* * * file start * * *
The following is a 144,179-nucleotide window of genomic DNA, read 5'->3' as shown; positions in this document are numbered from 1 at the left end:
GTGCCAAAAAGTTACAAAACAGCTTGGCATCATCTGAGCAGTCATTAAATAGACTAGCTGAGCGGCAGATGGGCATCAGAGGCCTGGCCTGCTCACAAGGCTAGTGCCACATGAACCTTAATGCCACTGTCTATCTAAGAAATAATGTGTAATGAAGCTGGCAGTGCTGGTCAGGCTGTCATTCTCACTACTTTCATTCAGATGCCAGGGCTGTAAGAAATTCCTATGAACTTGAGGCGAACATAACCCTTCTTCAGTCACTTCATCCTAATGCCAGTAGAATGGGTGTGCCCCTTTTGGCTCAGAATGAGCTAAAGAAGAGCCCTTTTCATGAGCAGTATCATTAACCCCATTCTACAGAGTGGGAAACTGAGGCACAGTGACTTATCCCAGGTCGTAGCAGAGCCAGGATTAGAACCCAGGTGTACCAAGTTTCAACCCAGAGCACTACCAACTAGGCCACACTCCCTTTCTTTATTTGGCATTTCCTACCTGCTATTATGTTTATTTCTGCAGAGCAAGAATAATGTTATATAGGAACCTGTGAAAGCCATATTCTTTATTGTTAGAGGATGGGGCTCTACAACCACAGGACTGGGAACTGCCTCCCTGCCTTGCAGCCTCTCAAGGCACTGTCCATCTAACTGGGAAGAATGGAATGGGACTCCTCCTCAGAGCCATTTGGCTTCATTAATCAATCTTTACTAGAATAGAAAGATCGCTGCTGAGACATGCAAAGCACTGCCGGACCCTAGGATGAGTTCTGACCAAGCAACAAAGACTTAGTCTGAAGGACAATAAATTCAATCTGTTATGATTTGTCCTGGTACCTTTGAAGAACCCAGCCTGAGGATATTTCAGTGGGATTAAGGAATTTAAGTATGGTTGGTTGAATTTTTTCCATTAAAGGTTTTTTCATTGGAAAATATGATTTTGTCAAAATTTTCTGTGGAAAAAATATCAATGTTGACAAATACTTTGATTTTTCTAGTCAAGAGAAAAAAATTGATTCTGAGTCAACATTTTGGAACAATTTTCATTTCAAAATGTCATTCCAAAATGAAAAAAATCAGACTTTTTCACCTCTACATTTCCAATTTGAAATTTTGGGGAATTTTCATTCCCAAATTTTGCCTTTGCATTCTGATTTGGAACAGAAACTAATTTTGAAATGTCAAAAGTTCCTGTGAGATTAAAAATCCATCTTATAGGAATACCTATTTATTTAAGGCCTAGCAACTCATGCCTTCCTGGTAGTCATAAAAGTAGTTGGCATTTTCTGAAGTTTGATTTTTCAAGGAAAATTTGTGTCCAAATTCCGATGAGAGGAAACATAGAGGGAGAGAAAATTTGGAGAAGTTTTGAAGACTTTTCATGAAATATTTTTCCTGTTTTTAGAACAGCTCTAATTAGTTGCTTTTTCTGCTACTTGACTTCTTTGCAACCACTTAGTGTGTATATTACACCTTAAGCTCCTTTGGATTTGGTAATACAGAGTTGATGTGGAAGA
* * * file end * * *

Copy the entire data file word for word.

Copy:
The following is a 144,179-nucleotide window of genomic DNA, read 5'->3' as shown; positions in this document are numbered from 1 at the left end:
GTGCCAAAAAGTTACAAAACAGCTTGGCATCATCTGAGCAGTCATTAAATAGACTAGCTGAGCGGCAGATGGGCATCAGAGGCCTGGCCTGCTCACAAGGCTAGTGCCACATGAACCTTAATGCCACTGTCTATCTAAGAAATAATGTGTAATGAAGCTGGCAGTGCTGGTCAGGCTGTCATTCTCACTACTTTCATTCAGATGCCAGGGCTGTAAGAAATTCCTATGAACTTGAGGCGAACATAACCCTTCTTCAGTCACTTCATCCTAATGCCAGTAGAATGGGTGTGCCCCTTTTGGCTCAGAATGAGCTAAAGAAGAGCCCTTTTCATGAGCAGTATCATTAACCCCATTCTACAGAGTGGGAAACTGAGGCACAGTGACTTATCCCAGGTCGTAGCAGAGCCAGGATTAGAACCCAGGTGTACCAAGTTTCAACCCAGAGCACTACCAACTAGGCCACACTCCCTTTCTTTATTTGGCATTTCCTACCTGCTATTATGTTTATTTCTGCAGAGCAAGAATAATGTTATATAGGAACCTGTGAAAGCCATATTCTTTATTGTTAGAGGATGGGGCTCTACAACCACAGGACTGGGAACTGCCTCCCTGCCTTGCAGCCTCTCAAGGCACTGTCCATCTAACTGGGAAGAATGGAATGGGACTCCTCCTCAGAGCCATTTGGCTTCATTAATCAATCTTTACTAGAATAGAAAGATCGCTGCTGAGACATGCAAAGCACTGCCGGACCCTAGGATGAGTTCTGACCAAGCAACAAAGACTTAGTCTGAAGGACAATAAATTCAATCTGTTATGATTTGTCCTGGTACCTTTGAAGAACCCAGCCTGAGGATATTTCAGTGGGATTAAGGAATTTAAGTATGGTTGGTTGAATTTTTTCCATTAAAGGTTTTTTCATTGGAAAATATGATTTTGTCAAAATTTTCTGTGGAAAAAATATCAATGTTGACAAATACTTTGATTTTTCTAGTCAAGAGAAAAAAATTGATTCTGAGTCAACATTTTGGAACAATTTTCATTTCAAAATGTCATTCCAAAATGAAAAAAATCAGACTTTTTCACCTCTACATTTCCAATTTGAAATTTTGGGGAATTTTCATTCCCAAATTTTGCCTTTGCATTCTGATTTGGAACAGAAACTAATTTTGAAATGTCAAAAGTTCCTGTGAGATTAAAAATCCATCTTATAGGAATACCTATTTATTTAAGGCCTAGCAACTCATGCCTTCCTGGTAGTCATAAAAGTAGTTGGCATTTTCTGAAGTTTGATTTTTCAAGGAAAATTTGTGTCCAAATTCCGATGAGAGGAAACATAGAGGGAGAGAAAATTTGGAGAAGTTTTGAAGACTTTTCATGAAATATTTTTCCTGTTTTTAGAACAGCTCTAATTAGTTGCTTTTTCTGCTACTTGACTTCTTTGCAACCACTTAGTGTGTATATTACACCTTAAGCTCCTTTGGATTTGGTAATACAGAGTTGATGTGGAAGA